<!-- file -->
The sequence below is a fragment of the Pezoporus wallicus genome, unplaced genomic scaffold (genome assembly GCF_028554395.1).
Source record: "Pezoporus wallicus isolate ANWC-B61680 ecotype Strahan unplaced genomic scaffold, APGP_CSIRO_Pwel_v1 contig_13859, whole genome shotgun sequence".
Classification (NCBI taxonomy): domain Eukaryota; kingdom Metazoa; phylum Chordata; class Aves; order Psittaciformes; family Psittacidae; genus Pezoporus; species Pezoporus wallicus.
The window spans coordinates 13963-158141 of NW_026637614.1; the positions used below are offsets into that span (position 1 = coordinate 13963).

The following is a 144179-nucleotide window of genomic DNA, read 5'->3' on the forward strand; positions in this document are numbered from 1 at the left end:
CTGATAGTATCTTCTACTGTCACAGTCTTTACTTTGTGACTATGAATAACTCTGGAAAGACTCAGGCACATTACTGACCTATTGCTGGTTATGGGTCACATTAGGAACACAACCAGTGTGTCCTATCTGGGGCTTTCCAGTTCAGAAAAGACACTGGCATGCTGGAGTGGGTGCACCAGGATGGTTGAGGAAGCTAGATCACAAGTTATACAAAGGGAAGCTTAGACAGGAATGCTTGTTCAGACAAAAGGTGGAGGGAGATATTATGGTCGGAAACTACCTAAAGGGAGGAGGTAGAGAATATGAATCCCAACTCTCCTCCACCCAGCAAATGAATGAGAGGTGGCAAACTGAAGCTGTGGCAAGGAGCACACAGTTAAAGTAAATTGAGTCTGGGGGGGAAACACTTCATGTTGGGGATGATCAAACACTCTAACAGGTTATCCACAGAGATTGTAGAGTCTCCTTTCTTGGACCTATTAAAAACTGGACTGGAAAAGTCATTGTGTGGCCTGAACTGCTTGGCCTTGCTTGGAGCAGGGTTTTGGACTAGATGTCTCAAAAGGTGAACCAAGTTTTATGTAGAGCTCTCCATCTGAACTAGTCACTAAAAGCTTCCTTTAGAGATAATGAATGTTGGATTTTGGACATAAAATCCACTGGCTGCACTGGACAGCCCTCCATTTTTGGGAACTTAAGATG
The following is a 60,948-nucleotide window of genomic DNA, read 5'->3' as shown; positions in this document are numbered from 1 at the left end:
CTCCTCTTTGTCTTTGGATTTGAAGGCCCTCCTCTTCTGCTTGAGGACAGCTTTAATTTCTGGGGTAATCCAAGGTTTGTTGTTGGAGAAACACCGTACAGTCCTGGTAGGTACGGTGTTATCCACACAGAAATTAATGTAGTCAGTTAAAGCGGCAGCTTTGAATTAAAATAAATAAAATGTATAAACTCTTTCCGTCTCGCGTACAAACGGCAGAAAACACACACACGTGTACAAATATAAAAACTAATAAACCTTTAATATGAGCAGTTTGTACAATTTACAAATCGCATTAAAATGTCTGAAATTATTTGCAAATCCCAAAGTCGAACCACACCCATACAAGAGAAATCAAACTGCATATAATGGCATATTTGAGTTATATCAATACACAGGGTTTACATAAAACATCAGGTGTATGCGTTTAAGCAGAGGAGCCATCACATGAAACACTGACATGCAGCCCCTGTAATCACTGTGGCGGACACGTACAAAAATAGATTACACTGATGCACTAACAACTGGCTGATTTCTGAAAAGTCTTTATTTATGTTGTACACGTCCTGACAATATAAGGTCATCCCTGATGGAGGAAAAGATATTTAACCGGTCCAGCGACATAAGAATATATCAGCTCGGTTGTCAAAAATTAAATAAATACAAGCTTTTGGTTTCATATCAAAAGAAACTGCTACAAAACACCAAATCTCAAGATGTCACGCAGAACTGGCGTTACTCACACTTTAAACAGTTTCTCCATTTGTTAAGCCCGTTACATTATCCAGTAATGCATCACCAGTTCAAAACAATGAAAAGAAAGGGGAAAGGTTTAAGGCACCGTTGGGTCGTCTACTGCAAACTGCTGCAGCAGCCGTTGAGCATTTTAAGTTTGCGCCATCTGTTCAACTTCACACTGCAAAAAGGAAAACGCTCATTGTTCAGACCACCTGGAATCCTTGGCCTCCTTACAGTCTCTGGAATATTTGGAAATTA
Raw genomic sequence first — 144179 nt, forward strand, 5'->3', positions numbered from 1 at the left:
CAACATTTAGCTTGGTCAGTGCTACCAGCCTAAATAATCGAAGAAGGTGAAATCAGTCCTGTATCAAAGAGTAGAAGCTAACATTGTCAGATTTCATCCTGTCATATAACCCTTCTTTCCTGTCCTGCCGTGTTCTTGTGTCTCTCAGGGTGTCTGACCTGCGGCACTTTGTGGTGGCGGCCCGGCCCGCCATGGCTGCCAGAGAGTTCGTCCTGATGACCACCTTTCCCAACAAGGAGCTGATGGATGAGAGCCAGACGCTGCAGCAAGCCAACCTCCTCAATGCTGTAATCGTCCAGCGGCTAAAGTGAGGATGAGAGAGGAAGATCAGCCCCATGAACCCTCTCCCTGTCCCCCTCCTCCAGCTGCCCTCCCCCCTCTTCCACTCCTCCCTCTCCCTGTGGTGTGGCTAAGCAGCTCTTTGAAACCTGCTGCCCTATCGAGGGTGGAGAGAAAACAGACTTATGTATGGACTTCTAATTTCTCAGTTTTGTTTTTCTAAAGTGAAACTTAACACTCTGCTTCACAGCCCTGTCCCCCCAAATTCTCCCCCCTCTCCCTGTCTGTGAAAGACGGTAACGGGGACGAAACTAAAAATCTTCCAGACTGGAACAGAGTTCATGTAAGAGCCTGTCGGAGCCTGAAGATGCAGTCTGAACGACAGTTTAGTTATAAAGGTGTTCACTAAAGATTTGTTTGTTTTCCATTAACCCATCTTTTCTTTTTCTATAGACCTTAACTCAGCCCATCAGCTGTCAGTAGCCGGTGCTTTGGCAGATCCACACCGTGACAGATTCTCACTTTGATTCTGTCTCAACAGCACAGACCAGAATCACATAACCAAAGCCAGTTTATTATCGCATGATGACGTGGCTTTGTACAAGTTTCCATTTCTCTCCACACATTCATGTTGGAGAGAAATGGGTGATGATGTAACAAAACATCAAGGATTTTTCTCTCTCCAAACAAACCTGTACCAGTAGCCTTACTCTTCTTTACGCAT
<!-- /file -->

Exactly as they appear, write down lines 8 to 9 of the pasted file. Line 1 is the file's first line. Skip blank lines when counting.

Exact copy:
CTCCTCTTTGTCTTTGGATTTGAAGGCCCTCCTCTTCTGCTTGAGGACAGCTTTAATTTCTGGGGTAATCCAAGGTTTGTTGTTGGAGAAACACCGTACAGTCCTGGTAGGTACGGTGTTATCCACACAGAAATTAATGTAGTCAGTTAAAGCGGCAGCTTTGAATTAAAATAAATAAAATGTATAAACTCTTTCCGTCTCGCGTACAAACGGCAGAAAACACACACACGTGTACAAATATAAAAACTAATAAACCTTTAATATGAGCAGTTTGTACAATTTACAAATCGCATTAAAATGTCTGAAATTATTTGCAAATCCCAAAGTCGAACCACACCCATACAAGAGAAATCAAACTGCATATAATGGCATATTTGAGTTATATCAATACACAGGGTTTACATAAAACATCAGGTGTATGCGTTTAAGCAGAGGAGCCATCACATGAAACACTGACATGCAGCCCCTGTAATCACTGTGGCGGACACGTACAAAAATAGATTACACTGATGCACTAACAACTGGCTGATTTCTGAAAAGTCTTTATTTATGTTGTACACGTCCTGACAATATAAGGTCATCCCTGATGGAGGAAAAGATATTTAACCGGTCCAGCGACATAAGAATATATCAGCTCGGTTGTCAAAAATTAAATAAATACAAGCTTTTGGTTTCATATCAAAAGAAACTGCTACAAAACACCAAATCTCAAGATGTCACGCAGAACTGGCGTTACTCACACTTTAAACAGTTTCTCCATTTGTTAAGCCCGTTACATTATCCAGTAATGCATCACCAGTTCAAAACAATGAAAAGAAAGGGGAAAGGTTTAAGGCACCGTTGGGTCGTCTACTGCAAACTGCTGCAGCAGCCGTTGAGCATTTTAAGTTTGCGCCATCTGTTCAACTTCACACTGCAAAAAGGAAAACGCTCATTGTTCAGACCACCTGGAATCCTTGGCCTCCTTACAGTCTCTGGAATATTTGGAAATTA
Raw genomic sequence first — 144179 nt, forward strand, 5'->3', positions numbered from 1 at the left: